Little Bee

Front Cover
Doubleday Canada, Feb 10, 2009 - Fiction - 271 pages
66 Reviews
We don’t want to tell you too much about this book. It is a truly special story and we don’t want to spoil it. Nevertheless, you need to know something, so we will just say this: It is extremely funny, but the African beach scene is horrific. Once you have read it, you’ll want to tell everyone about it. When you do, please don’t tell them what happens. The magic is in how it unfolds.

A note from the author

I went to a concentration camp by mistake. As a student at Oxford University I’d take any paid work during the vacation, so one morning I climbed into a minibus with some other casual labourers, destination unknown. We passed through a razor-wire perimeter fence. Thin brown faces appeared in the morning mist. Fingers clawed the wire. The minibus dropped us into a crush of agitated people, pleading with us in half the languages on earth. Despair and confusion reigned.

This terrible place was a removal centre for asylum seekers. We’d been hired to serve canteen meals to people being returned to the murderous regimes they’d fled. These were the people my country had decided it wouldn’t help. It was hard to look them in the eye. Everyone ate with plastic spoons. It would have been brave to provide people in their predicament with anything sharper.

After detention in heartbreaking conditions, most would be forcibly deported to countries where many would be tortured and killed. Mass deportation continues to this day. It doesn’t take a genius to point out the parallel with the Holocaust. It doesn’t take a novelist to realise this isn’t terribly British.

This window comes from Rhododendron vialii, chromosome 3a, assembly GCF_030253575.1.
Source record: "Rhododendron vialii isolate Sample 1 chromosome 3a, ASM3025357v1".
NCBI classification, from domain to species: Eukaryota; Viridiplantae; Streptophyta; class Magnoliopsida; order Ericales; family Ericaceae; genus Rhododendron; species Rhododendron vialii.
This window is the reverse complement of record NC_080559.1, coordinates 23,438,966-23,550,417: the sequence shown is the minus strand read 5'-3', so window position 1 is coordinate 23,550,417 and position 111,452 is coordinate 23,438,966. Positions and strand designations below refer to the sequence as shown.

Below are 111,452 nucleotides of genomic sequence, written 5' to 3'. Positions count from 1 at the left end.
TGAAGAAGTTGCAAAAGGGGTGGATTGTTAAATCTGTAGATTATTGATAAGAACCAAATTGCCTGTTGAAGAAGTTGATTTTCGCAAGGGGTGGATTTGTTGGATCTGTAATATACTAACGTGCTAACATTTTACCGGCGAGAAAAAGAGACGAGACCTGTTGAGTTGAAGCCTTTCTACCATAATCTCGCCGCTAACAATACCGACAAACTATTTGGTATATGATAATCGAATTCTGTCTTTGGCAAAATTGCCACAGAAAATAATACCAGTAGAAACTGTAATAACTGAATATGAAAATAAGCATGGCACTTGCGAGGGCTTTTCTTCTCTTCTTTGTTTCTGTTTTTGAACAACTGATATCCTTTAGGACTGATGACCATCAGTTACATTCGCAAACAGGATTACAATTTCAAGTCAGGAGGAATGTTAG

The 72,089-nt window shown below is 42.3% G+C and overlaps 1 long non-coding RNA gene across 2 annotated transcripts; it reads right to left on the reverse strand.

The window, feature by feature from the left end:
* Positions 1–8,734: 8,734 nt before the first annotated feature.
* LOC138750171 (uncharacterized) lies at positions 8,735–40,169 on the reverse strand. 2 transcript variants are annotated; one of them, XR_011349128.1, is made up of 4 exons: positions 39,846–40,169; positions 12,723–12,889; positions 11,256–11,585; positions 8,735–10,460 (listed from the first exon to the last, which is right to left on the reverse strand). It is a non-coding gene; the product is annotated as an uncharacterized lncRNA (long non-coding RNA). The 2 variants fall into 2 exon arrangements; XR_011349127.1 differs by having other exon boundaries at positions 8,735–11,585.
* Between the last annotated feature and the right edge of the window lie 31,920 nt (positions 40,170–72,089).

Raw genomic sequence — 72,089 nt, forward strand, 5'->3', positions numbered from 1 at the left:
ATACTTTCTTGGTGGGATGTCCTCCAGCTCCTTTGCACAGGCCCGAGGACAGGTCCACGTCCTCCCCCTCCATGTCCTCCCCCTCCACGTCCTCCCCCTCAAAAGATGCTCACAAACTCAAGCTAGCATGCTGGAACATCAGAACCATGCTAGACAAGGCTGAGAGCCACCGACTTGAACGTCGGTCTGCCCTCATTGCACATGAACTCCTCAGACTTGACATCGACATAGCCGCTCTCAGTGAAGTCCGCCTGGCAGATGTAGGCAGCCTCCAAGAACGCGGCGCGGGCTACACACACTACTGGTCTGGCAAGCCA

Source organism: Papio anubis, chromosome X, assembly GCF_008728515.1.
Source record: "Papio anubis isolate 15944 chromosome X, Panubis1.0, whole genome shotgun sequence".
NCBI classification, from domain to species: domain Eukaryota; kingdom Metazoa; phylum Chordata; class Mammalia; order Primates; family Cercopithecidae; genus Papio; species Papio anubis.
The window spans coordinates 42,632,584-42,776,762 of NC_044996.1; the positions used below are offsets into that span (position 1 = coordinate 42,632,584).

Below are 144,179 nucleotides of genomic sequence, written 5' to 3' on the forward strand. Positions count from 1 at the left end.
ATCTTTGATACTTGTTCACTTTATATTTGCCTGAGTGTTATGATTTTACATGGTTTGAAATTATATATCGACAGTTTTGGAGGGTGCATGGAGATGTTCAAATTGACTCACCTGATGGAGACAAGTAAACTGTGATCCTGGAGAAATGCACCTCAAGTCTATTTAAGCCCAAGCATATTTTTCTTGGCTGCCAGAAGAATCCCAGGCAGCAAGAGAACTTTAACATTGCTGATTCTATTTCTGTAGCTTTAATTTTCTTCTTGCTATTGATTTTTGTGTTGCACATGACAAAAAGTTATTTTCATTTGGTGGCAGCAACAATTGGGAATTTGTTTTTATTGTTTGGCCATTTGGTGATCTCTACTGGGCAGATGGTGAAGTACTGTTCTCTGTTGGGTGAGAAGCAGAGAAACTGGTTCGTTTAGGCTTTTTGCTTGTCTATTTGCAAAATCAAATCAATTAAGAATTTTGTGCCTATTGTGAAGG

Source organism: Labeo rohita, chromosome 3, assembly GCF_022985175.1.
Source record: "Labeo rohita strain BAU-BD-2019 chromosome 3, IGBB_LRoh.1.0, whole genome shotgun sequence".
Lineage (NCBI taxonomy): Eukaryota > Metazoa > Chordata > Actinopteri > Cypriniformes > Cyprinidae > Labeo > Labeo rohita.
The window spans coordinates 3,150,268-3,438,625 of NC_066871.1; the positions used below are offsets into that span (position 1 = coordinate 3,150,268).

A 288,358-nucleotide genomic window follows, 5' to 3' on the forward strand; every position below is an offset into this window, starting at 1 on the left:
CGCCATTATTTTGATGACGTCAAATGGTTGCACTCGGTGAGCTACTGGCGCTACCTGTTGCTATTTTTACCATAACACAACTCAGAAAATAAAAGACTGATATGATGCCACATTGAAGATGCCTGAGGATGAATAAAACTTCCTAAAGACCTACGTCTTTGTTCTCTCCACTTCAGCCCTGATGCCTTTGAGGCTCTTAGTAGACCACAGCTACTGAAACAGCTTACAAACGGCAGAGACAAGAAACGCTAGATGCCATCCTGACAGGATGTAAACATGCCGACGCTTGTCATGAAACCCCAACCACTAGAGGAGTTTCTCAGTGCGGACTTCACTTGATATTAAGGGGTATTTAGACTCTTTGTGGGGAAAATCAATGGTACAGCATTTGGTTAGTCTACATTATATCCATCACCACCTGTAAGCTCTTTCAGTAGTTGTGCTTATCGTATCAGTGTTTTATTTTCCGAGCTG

What was remarkable, though, was the stoicism and sheer grace of some of these doomed people. Years later, it was a humbling experience and a fierce delight to research this novel. The refugees I heard from brought me to unexpected discoveries: the beauty of Nigerian English and Jamaican English, the startling graveyard humour of refugees, and the moral courage of the many citizens who help asylum seekers, in defiance of their authorities. It’s an uplifting, thrilling, universal human story, and I just worked to keep it simple. One brave African girl; one brave Western woman. What if one just turned up on the other’s doorstep one misty morning and asked, Can you help? And what if that help wasn’t just a one-way street?

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User Review  - JamieBH - LibraryThing

This was a powerful story. The characters were perfectly flawed allowing me to connect with them. The only issue I had with this novel was the ending; I was hoping for more. Overall one of the most touching novels I've read in a while. Read full review

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User Review  - suesbooks - LibraryThing

What the novel lacked in credibility it made up for in interest and teaching. I thought it a very worthwhile way to present the issues and tragedies faced by many immigrants. Read full review

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About the author (2009)

Chris Cleave was born in London and spent his early years in Cameroon. He studied Experimental Psychology at Balliol College, Oxford, and has worked as a barman, sailor, and internet person, and now writes a column for the Guardian newspaper. His debut novel Incendiary won a 2006 Somerset Maugham Award, was shortlisted for the 2006 Commonwealth Writers Prize, won the United States Book-of-the-Month Club’s First Fiction award for 2005 and is now a feature film. Chris Cleave lives in London with his wife and two children.

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